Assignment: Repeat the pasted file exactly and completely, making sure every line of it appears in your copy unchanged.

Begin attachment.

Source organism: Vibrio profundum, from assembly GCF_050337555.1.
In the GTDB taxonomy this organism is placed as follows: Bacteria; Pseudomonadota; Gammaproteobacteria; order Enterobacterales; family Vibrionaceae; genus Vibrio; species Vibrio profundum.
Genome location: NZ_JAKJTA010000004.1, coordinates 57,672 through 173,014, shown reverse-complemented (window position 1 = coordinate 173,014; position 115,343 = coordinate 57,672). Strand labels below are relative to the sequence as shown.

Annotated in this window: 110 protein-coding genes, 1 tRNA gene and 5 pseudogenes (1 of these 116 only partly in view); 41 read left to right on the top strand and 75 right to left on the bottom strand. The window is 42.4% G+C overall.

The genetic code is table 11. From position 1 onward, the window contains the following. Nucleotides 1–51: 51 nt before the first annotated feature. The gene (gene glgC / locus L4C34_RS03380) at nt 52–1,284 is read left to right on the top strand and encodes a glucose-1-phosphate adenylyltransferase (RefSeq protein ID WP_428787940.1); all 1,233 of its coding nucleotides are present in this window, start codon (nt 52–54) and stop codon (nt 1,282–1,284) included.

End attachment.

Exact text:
Source organism: Vibrio profundum, from assembly GCF_050337555.1.
In the GTDB taxonomy this organism is placed as follows: Bacteria; Pseudomonadota; Gammaproteobacteria; order Enterobacterales; family Vibrionaceae; genus Vibrio; species Vibrio profundum.
Genome location: NZ_JAKJTA010000004.1, coordinates 57,672 through 173,014, shown reverse-complemented (window position 1 = coordinate 173,014; position 115,343 = coordinate 57,672). Strand labels below are relative to the sequence as shown.

Annotated in this window: 110 protein-coding genes, 1 tRNA gene and 5 pseudogenes (1 of these 116 only partly in view); 41 read left to right on the top strand and 75 right to left on the bottom strand. The window is 42.4% G+C overall.

The genetic code is table 11. From position 1 onward, the window contains the following. Nucleotides 1–51: 51 nt before the first annotated feature. The gene (gene glgC / locus L4C34_RS03380) at nt 52–1,284 is read left to right on the top strand and encodes a glucose-1-phosphate adenylyltransferase (RefSeq protein ID WP_428787940.1); all 1,233 of its coding nucleotides are present in this window, start codon (nt 52–54) and stop codon (nt 1,282–1,284) included.